I don’t know if people passing out happens often. I don’t mean passing out after a night of binge drinking with your frat brothers or a long night at work. I mean physically losing consciousness, waking up on the floor of your bathroom with cuts and bruises and having to piece together where the last 30-45 seconds of your life went.
Well, it never happened to me, until a few weeks ago.
Let me start by saying I never get sick. Ever. I don’t even get head colds. I have no allergies, I never see my primary care physician, and the only time I’ve ever been in the hospital is when I was a Brownie Girl Scout and I jumped off a piece of playground equipment at Serrania Avenue Park and landed on my ankle (I only did it to fit in. Shout out to peer pressure).
It was a typical summer vacation Monday. I woke up lazily around 11 a.m., turned on my television after reading on Twitter that my favorite season of “Bad Girls Club” was rerunning and started making plans to have lunch with a friend of mine before she set off to Italy for a few months.
It was seasonably cold and overcast (damn you, June gloom) and as I began getting dressed, I realized the necklace I had just put on broke. An overdramatic wave of sadness flushed through me as I struggled to repair it quickly, but my overgrown acrylics provided no help. As I went to take off my necklace and pull it through the lion’s mane on top of my head, I turned my neck and heard the most awful sound. Now, maybe I’ve just seen too many “Saw” movies or maybe it was because I just watched “Hostel” and “Hostel: Part II” back-to-back, but it sounded like the bone-crushing, ligament- snapping and cringeinducing sound that makes you want to throw up your popcorn in the middle of the theater.
I shouted an overdramatic “Ouch!” in the middle of my apartment, even though I live alone and no one was around to hear me. I continued to choose other neck décor when I immediately began feeling dizzy and nauseous.
Soon the edges of my vision started darkening. Naturally, I needed to consult Dr. Mom. I grabbed my phone, dialed her number and started explaining my symptoms. I walked to my bathroom and the next thing I knew, I was waking up on the floor. Breath erratic, completely disoriented and a Liz Lemon kind of “What the what?!” going on in my head, I had no idea what had just happened. The only thing I could think of was my poor mother, on the other end of the line, two hours away, listening to her daughter pass out on the floor. Can you imagine?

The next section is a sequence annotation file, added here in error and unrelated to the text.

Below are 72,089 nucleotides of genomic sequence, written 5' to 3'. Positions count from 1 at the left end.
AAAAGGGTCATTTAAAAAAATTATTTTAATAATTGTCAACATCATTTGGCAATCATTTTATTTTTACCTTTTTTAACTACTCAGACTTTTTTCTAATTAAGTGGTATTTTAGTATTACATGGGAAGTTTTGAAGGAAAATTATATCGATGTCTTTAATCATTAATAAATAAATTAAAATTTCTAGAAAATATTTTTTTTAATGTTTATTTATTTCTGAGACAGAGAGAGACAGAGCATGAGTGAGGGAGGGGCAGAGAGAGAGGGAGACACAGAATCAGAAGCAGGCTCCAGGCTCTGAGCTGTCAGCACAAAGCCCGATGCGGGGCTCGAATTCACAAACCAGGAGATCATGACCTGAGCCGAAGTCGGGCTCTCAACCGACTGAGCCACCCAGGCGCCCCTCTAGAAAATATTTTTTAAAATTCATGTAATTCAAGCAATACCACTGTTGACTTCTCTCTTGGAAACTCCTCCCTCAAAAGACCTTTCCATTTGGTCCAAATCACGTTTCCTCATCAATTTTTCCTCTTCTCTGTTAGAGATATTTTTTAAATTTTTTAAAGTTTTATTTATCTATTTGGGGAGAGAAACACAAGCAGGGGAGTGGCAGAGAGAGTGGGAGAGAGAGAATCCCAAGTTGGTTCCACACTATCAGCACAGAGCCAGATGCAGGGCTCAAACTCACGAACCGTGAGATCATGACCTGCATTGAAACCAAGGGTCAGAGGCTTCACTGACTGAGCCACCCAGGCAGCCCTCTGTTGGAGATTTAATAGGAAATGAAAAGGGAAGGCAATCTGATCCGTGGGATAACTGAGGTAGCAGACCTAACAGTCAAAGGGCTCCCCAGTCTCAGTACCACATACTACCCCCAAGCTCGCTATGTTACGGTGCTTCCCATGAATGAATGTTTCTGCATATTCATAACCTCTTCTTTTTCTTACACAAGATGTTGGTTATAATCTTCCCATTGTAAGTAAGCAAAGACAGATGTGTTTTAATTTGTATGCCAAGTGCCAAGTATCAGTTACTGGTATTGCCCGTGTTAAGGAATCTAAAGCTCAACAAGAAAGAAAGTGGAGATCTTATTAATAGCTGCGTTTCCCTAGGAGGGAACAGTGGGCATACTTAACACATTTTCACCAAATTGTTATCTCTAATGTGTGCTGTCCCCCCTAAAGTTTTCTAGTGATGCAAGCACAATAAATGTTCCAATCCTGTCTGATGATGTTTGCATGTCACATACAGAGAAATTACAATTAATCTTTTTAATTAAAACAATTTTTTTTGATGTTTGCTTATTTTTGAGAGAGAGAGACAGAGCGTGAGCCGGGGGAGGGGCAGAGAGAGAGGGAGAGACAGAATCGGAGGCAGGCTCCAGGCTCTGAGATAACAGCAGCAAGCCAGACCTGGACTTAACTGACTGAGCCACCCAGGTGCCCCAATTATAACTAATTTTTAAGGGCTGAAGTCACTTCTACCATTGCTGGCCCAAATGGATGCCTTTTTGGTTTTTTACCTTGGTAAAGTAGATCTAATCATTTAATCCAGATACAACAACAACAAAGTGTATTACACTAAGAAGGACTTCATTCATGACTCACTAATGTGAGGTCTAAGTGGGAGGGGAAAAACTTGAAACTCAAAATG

After an overdramatic (are you noticing a pattern?) few minutes, 911 had been called and suddenly my apartment was filled with hot emergency medical technicians.
Now, even though I couldn’t move my neck and the probability of my face being covered in mascara from all the crying was extremely high, I couldn’t help but put my best face on and try to make light of the situation. Hot men make me nervous and even though I was 60 percent invalid, you best believe I got my flirt on.
The EMTs led me down the stairs of my apartment and from then on, it was like living an episode of “Grey’s Anatomy.” They strapped me into a stretcher (actually, they duct taped me into a stretcher, I’m not sure if it’s protocol, but it happened) and loaded me into an ambulance where I was greeted by another EMT with a stunning handlebar mustache. Oddly enough, this made me feel safe. After protesting that the hospital has so close, and really, we should just walk, we headed to Sharp Memorial Hospital, less than a mile away from my apartment. The next five hours were the most unattractive moments of my life. Laying still for that long in a neck brace is not comfortable and definitely not cute. In my hot pink sweater and pink glitter flats, the grey and pea green clunky piece of plastic holding me in place did nothing for my complexion.
After copious amounts of blood drawing, an electro cardiogram and a CT scan, they sent me home saying it was a muscle spasm. I was a self-proclaimed cripple for six days and finally regained full swivel of my neck back Saturday afternoon.
The biggest lesson I learned from this experience, other than being more careful when it comes to taking off necklaces, is being in a hospital is not as sexy as they make it look on television. None of the hospital staff is that attractive, Patrick Dempsey’s perfectly coiffed hair was nowhere to be found and to be quite honest, I didn’t fall in love with anyone while I was there.
Needless to say, my illusions were completely shattered. Although it was an exciting start to my summer, I have to admit nothing as exhilarating will probably ever happen to me again. But I’m fine with that, because being a cripple for almost a week made my tan fade incredibly fast. I have some hasty catching up to do. That is the biggest cripple of them all.